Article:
On the Brink of Year Anniversary of the Sunscreen Innovation Act Becoming Law,
Nothing Has Changed Except Rising Melanoma Rates
(Washington, D.C.) —The Public Access to SunScreens (PASS) Coalition today commended Dr. Robert Califf on his public commitment to work with Senator Johnny Isakson (R-GA), other congressional leaders, and stakeholders to ensure new sunscreens are available in the U.S. in a reasonable timeframe as laid out by the Sunscreen Innovation Act signed into law in 2014. Dr. Califf expressed these comments today during his confirmation hearing for Commissioner of the Food and Drug Administration, (FDA).
“We are pleased that, in response to a question from Senator Isakson during his confirmation hearing, Dr. Califf expressed his commitment to working together with patient groups, cancer groups, and other stakeholders to bring new sunscreen ingredients to the U.S. market,” said Michael Werner, PASS Coalition Policy Advisor. “Senator Isakson, a melanoma survivor himself, rightly pointed out that on November 26th, it will be a year since the Sunscreen Innovation Act became law and still the FDA not reached an agreement with stakeholders on an appropriate approval standard for new sunscreen ingredients in spite of increased U.S. melanoma rates. Dr. Califf, who also has a family history of melanoma, acknowledged that we have to do better at preventing melanoma.”
“Americans have gone more than a decade without the kinds of innovative sunscreen products citizens in other countries have enjoyed for years. Meanwhile, skin cancer has become a public health crisis that is only getting worse according to the U.S. Surgeon General and Centers for Disease Control," said Werner.
“When the bipartisan Sunscreen Innovation Act was signed into law last year, Americans expected that they would soon be able to get the latest in sunscreen technology long available to citizens of countries all over the world. But almost one year has gone by and the FDA still has not approved these sunscreens despite their track record of safety and effectiveness,” Werner concluded. “We are hopeful that when confirmed, Dr. Califf will work with Senator Isakson and stakeholders to get these new ingredients to market in the near future.”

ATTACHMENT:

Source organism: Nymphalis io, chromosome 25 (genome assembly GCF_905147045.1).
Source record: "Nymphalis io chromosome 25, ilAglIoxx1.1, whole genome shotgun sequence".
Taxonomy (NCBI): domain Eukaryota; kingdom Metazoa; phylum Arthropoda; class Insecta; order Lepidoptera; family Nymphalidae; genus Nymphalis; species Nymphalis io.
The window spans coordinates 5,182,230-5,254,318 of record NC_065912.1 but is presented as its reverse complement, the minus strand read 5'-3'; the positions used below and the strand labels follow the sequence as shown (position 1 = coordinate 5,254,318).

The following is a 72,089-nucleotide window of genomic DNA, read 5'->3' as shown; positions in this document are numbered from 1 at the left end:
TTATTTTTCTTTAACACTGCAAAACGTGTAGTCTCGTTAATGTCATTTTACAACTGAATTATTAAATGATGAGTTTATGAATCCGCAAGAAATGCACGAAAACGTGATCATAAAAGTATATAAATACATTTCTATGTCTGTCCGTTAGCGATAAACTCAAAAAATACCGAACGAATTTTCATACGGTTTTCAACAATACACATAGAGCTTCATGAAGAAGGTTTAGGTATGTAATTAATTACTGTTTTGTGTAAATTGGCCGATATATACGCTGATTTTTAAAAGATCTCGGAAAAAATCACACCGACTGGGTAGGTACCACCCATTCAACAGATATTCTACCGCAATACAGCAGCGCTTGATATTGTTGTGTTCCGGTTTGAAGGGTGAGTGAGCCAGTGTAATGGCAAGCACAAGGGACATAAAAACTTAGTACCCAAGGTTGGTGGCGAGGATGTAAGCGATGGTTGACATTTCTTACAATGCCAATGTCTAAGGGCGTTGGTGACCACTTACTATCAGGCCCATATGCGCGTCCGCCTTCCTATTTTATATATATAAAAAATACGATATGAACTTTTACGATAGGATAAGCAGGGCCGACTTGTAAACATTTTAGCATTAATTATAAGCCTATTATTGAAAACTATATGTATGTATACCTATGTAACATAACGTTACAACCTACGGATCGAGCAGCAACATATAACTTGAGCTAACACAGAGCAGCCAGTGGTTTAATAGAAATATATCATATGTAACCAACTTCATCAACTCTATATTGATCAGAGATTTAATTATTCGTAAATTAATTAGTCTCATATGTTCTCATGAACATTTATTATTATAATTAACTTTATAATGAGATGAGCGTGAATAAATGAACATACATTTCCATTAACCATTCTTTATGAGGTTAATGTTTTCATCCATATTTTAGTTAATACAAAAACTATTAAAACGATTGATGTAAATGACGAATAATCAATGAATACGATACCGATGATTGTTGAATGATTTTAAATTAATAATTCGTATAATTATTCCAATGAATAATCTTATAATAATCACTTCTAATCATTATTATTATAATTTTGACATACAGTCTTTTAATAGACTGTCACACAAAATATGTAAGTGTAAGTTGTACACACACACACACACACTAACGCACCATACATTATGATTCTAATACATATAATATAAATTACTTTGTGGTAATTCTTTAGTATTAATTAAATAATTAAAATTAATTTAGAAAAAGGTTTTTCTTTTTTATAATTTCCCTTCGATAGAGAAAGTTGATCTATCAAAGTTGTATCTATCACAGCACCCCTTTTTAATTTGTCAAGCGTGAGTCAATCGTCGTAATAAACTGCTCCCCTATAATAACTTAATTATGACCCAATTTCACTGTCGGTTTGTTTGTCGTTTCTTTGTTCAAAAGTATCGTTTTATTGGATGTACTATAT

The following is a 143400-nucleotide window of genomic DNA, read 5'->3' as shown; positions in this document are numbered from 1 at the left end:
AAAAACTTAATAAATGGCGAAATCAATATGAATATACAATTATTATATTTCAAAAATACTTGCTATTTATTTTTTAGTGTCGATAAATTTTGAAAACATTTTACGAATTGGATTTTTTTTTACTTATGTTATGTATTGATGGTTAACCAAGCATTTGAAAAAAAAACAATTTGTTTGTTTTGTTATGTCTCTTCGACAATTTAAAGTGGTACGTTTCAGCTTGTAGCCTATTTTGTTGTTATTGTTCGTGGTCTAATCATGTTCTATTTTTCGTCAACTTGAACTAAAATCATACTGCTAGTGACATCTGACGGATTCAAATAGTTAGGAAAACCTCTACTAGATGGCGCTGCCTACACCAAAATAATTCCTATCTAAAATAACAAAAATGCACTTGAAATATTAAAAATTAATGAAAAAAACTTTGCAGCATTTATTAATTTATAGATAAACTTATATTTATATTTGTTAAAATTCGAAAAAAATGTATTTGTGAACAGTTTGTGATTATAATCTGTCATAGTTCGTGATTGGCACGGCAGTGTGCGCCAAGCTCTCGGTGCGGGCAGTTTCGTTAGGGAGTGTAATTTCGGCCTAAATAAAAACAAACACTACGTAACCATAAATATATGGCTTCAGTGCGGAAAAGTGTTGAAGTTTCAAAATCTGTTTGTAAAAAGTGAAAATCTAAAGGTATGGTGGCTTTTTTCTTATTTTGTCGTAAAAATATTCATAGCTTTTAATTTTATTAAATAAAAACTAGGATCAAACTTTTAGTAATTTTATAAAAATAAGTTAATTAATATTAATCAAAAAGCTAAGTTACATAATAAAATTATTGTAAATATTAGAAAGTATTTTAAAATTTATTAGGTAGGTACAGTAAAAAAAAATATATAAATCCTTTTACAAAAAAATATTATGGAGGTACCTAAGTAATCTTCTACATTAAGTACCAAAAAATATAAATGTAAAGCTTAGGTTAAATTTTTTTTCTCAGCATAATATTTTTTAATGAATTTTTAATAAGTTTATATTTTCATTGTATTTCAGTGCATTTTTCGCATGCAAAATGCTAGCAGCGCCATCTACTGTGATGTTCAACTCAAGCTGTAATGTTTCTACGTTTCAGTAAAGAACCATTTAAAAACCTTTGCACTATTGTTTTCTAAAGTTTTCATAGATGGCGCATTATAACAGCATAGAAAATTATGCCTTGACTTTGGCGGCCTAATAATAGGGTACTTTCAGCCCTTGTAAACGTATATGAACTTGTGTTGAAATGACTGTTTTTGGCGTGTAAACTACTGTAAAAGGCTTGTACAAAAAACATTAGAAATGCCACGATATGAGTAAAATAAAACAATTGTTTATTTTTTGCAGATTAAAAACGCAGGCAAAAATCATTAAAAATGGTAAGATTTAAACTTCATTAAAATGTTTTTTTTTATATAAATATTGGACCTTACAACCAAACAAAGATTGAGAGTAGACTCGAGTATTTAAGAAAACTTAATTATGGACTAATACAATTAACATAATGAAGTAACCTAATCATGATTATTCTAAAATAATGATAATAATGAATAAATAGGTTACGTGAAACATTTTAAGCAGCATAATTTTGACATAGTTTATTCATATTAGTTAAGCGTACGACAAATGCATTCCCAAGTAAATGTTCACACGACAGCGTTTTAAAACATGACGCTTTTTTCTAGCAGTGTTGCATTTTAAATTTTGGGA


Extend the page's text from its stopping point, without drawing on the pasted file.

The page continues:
Skin cancer is the most common form of cancer diagnosed in the U.S. Each year there are more new cases of skin cancer — including melanoma — than the combined incidence of breast cancer, prostate cancer, lung cancer and colon cancer. From 1975-2011, rates of melanoma in young men and women ages 20-39 years increased by 34% in men and by 84% in women. According to the Surgeon General, nearly 5 million Americans are diagnosed with skin cancer and one person dies every hour of every day from melanoma, the deadliest skin cancer. The cost to treat skin cancer is over $8 billion, which doesn’t include the pain and suffering for families that lose their loved ones from the disease. The Surgeon General and CDC both regularly call on Americans to wear sunscreen to prevent skin cancer.
The bipartisan Sunscreen Innovation Act (Public Law No: 113-195) streamlined the approval process for new sunscreen ingredients to ensure that new sunscreen ingredients receive a transparent review within a predictable timeframe. The law was intended to ensure the American public gains access to the latest safe, effective and innovative sunscreen products to protect against the sun’s most harmful rays.
The last over-the-counter (OTC) sunscreen ingredient to be approved by FDA was in the 1990s. Since 2002, eight new sunscreen applications have been filed and are still awaiting final decisions 13 years later. New sunscreen technologies currently awaiting approval in the U.S. have been widely available in Europe, Asia, and Central and South America, in some cases for more than 15 years.
PASS Coalition website: http://www.passcoalition.com/
PASS Coalition Facebook page: https://www.facebook.com/PASSCoalition?ref=hl
PASS Coalition Twitter page: https://twitter.com/PASSCoalition
The PASS Coalition is a multi-stakeholder coalition of public health organizations, dermatologists, sunscreen ingredient companies, and concerned citizens who will work collaboratively with the FDA, the White House and Congress to establish a timely and transparent framework for approval of the next generation of UV active filters for OTC sunscreens. Click here to see the full membership of the PASS Coalition.